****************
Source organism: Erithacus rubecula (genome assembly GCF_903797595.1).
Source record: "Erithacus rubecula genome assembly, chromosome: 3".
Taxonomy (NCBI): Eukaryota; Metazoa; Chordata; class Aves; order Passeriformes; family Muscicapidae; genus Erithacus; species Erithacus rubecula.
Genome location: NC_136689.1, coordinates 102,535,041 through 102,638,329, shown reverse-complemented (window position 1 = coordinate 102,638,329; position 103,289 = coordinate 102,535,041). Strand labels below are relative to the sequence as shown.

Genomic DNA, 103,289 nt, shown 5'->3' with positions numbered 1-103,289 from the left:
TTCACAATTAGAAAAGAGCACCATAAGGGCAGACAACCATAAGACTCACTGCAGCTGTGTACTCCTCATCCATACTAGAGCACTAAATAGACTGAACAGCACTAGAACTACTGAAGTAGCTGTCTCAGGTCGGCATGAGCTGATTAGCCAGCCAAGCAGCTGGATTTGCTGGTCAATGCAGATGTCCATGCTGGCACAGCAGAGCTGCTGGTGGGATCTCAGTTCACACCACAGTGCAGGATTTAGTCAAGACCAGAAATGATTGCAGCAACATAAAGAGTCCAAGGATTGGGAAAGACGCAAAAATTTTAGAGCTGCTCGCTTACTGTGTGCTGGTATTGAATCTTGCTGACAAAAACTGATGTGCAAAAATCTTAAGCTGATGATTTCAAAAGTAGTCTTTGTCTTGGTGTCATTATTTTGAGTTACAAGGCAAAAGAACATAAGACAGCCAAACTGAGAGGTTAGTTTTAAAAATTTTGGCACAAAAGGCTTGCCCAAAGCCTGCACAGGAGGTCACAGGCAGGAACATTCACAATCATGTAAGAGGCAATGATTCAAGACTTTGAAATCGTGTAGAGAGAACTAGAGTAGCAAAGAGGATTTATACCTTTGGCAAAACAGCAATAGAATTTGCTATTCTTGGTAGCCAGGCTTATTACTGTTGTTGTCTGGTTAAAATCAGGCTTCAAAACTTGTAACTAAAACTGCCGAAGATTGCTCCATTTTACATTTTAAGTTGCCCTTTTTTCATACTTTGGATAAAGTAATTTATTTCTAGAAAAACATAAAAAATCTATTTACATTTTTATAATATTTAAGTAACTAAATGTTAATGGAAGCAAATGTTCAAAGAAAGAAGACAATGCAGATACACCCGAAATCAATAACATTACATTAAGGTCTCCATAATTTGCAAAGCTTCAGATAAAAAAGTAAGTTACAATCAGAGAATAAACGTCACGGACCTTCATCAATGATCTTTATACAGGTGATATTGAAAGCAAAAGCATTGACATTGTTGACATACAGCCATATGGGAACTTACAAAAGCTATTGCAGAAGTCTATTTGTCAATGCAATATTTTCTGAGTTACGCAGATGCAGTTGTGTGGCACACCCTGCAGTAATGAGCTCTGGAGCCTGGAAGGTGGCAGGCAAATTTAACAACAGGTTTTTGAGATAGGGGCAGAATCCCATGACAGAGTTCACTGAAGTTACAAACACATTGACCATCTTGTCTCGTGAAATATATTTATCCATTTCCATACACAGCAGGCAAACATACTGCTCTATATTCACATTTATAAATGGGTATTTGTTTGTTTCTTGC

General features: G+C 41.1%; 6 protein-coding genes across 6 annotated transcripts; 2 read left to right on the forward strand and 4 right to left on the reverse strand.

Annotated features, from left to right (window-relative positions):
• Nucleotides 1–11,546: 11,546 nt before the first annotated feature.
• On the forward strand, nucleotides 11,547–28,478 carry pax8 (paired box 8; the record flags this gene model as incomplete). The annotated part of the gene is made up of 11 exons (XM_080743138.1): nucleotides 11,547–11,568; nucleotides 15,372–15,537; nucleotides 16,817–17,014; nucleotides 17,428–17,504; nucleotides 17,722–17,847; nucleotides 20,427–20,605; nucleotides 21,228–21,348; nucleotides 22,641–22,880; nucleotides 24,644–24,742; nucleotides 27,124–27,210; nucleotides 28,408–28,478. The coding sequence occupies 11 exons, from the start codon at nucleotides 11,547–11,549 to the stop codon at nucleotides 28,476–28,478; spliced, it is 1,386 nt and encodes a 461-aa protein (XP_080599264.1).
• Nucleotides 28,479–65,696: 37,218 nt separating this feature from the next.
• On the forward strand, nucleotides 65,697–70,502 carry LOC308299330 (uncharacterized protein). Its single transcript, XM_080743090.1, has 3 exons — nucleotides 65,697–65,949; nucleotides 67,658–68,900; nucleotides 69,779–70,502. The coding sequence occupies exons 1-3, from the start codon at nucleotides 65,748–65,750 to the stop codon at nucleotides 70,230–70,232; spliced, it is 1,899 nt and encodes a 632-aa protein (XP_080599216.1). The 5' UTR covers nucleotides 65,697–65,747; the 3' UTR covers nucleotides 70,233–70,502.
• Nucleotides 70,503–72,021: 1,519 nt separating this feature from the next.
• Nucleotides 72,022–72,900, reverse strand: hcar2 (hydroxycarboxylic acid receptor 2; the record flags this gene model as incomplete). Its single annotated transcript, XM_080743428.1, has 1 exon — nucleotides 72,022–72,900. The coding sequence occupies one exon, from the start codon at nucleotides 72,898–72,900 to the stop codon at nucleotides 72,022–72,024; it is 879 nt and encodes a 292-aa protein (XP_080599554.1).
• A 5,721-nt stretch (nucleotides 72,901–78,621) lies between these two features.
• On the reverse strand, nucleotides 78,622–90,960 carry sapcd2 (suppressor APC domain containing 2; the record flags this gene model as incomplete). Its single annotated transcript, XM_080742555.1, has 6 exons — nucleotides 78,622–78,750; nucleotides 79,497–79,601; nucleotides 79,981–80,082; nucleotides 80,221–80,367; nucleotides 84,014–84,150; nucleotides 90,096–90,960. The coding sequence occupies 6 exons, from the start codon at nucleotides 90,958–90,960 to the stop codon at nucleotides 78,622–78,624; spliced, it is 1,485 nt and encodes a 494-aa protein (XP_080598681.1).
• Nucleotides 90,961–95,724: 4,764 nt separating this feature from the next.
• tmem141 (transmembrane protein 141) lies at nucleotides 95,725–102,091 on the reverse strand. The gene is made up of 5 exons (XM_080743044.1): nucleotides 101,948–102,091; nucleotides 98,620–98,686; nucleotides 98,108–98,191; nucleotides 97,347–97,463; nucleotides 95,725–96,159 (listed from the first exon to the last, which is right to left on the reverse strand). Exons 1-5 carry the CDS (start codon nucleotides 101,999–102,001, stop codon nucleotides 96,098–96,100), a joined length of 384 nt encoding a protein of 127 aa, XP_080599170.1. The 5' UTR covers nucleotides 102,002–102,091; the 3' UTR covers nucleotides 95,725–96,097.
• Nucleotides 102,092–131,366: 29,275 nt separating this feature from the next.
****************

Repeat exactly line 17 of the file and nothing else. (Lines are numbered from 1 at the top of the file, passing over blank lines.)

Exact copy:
• Nucleotides 90,961–95,724: 4,764 nt separating this feature from the next.